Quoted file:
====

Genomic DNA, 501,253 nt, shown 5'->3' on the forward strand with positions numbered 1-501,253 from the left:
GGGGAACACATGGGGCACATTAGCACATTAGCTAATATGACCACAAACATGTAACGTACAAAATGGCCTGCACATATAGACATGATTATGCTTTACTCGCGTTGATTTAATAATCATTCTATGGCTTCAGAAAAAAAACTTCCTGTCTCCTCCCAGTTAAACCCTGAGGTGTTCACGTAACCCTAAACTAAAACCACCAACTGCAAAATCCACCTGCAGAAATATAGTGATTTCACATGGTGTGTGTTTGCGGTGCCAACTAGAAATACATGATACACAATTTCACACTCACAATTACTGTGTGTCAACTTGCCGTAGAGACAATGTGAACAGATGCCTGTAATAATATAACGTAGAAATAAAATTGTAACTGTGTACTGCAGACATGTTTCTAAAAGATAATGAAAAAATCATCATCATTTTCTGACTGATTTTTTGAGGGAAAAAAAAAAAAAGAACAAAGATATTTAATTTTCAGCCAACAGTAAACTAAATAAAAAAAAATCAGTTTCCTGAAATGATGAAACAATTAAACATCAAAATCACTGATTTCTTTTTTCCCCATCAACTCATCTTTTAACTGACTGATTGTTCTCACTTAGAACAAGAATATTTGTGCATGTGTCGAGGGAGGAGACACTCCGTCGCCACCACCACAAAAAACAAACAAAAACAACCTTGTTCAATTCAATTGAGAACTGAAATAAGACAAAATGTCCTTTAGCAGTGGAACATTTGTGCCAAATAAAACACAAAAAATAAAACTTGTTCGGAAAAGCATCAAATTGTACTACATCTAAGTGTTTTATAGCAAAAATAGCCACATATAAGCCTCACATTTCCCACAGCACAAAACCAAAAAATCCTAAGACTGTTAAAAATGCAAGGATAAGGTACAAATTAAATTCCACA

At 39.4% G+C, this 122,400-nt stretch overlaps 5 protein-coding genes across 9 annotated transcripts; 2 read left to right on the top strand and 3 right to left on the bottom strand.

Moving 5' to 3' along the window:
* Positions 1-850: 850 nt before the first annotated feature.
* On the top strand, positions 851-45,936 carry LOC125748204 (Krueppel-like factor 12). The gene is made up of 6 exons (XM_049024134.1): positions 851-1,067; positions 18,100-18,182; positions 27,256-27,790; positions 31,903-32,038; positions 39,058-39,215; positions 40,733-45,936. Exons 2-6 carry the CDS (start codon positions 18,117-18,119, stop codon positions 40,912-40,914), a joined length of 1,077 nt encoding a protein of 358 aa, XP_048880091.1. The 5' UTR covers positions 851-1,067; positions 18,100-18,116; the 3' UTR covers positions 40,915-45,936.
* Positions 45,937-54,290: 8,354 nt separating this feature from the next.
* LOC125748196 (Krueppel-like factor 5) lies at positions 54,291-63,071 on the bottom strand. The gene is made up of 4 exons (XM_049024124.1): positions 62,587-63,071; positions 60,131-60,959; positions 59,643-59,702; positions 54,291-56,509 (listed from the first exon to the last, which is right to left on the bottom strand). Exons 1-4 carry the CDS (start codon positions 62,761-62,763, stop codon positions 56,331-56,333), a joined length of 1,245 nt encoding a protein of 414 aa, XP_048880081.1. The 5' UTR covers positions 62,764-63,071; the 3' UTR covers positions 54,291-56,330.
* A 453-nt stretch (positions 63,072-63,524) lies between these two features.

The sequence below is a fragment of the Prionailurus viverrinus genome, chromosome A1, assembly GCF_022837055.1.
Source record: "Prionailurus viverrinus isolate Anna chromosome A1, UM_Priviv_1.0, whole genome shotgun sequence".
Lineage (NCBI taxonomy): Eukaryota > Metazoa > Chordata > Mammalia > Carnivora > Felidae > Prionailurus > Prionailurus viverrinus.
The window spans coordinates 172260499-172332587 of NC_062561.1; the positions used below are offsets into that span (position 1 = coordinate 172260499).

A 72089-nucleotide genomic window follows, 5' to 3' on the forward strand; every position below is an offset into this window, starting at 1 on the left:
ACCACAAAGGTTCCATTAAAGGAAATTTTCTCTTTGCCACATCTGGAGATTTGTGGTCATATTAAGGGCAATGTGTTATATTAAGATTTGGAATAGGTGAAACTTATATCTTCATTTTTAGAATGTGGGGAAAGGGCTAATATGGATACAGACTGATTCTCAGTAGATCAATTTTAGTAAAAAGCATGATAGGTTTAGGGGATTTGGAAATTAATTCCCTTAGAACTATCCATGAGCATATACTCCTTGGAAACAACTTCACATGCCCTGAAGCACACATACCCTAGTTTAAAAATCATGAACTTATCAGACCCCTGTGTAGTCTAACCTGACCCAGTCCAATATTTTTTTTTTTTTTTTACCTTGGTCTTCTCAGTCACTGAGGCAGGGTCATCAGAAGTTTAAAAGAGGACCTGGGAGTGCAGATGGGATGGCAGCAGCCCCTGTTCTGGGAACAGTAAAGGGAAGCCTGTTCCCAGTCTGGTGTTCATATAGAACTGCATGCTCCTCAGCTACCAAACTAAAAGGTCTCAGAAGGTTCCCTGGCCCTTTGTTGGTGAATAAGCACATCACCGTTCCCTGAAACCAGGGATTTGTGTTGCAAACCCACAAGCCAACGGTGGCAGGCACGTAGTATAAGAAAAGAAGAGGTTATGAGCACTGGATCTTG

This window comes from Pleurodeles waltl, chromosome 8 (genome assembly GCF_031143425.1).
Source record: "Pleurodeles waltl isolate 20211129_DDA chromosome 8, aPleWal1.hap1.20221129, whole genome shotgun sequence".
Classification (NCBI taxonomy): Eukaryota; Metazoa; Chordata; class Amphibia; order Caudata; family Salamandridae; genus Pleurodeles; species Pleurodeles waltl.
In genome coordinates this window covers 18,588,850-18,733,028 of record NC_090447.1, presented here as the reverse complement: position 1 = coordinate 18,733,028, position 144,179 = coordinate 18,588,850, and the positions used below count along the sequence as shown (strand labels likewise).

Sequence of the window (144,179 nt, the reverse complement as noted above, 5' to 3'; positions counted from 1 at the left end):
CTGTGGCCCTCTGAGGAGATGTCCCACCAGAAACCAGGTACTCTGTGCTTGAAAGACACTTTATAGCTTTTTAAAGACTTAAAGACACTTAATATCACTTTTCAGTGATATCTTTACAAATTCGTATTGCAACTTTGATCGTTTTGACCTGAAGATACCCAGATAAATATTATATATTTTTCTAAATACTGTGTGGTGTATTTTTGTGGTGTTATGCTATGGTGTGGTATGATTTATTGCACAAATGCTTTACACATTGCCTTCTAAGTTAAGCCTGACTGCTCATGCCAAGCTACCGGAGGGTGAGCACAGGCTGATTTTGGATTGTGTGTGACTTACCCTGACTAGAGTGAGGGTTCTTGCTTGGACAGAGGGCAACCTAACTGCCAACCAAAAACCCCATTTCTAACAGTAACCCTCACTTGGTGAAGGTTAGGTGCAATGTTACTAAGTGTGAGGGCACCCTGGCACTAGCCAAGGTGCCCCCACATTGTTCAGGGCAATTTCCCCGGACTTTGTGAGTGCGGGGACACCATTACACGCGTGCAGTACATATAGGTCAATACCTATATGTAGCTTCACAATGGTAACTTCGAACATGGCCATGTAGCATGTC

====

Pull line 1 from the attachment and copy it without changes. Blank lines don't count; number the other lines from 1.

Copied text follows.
Genomic DNA, 501,253 nt, shown 5'->3' on the forward strand with positions numbered 1-501,253 from the left: